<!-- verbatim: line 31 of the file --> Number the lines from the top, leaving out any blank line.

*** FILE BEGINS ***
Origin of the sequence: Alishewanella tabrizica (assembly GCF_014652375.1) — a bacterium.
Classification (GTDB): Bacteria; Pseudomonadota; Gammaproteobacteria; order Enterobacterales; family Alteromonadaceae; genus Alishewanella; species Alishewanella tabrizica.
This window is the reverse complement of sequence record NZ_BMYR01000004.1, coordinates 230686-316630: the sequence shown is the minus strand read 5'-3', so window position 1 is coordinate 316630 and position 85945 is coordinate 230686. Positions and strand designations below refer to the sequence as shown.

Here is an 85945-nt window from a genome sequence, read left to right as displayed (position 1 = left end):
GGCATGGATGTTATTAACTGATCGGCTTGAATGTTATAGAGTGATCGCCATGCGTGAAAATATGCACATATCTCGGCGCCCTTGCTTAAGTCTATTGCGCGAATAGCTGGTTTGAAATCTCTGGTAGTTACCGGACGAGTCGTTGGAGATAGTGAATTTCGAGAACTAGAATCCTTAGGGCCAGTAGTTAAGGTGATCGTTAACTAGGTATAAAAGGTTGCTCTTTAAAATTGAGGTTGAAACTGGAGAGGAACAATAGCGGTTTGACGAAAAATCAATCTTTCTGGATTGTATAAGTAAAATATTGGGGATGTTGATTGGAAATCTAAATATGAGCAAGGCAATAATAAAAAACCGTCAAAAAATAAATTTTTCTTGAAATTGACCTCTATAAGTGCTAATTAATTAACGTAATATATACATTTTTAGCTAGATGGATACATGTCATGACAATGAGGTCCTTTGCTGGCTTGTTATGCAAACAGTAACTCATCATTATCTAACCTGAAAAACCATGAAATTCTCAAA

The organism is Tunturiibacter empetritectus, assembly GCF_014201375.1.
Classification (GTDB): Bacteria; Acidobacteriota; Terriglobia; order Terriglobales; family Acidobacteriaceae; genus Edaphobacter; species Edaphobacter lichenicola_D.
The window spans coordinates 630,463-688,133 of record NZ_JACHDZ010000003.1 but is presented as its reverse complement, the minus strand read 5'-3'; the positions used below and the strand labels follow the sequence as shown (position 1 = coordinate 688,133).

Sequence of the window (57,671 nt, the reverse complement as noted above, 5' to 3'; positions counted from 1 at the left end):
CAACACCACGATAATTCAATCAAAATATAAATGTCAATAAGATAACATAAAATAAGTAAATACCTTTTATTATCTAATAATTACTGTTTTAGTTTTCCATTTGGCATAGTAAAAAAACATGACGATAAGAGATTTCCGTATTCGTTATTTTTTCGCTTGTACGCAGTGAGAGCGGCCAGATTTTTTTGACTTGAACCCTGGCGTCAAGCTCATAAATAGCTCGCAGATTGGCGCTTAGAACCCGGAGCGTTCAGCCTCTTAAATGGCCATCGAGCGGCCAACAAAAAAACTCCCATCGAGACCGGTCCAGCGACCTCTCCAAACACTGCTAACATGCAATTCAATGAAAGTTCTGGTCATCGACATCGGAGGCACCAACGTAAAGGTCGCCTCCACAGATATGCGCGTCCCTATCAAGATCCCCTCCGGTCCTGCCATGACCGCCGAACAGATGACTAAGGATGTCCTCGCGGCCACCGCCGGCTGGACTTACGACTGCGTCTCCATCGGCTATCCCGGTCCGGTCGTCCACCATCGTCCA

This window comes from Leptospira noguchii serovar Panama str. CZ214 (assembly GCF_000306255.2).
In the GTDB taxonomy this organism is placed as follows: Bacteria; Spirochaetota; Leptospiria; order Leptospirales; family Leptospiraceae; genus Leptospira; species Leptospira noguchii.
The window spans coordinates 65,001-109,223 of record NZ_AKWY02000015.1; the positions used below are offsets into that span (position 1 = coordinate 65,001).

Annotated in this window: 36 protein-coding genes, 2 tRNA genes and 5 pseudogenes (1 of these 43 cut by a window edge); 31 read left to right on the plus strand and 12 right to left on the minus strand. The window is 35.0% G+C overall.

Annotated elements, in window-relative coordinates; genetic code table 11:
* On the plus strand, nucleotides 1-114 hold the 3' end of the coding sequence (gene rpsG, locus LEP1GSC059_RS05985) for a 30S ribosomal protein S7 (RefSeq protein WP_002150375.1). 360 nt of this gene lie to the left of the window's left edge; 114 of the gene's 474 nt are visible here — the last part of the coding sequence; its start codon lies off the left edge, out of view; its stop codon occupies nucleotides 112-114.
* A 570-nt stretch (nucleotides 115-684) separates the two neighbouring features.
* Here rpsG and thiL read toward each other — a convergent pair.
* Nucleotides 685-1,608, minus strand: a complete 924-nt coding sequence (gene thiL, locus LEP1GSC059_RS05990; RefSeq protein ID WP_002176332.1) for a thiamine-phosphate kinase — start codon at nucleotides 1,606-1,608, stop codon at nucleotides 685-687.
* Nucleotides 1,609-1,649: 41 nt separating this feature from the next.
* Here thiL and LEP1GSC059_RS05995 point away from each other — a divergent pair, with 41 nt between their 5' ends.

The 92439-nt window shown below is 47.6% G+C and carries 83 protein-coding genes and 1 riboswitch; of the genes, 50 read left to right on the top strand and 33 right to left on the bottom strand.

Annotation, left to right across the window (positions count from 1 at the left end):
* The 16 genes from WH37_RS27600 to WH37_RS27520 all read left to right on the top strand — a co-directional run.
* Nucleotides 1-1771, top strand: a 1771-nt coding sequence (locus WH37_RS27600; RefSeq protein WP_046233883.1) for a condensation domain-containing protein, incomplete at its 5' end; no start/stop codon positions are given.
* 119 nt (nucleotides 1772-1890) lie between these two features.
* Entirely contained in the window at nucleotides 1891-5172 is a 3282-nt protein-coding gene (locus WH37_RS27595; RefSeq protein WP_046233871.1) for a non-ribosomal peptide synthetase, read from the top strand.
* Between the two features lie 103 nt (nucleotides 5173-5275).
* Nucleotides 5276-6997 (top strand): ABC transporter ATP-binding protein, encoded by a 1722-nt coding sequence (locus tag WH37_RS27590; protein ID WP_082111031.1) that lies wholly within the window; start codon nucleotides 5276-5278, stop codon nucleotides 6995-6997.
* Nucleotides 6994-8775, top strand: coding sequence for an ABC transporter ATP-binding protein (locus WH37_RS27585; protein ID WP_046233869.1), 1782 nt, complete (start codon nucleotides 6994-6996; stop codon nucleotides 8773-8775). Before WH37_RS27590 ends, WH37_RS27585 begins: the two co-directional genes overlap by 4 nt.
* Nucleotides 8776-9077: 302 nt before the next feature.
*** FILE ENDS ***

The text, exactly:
* Nucleotides 8776-9077: 302 nt before the next feature.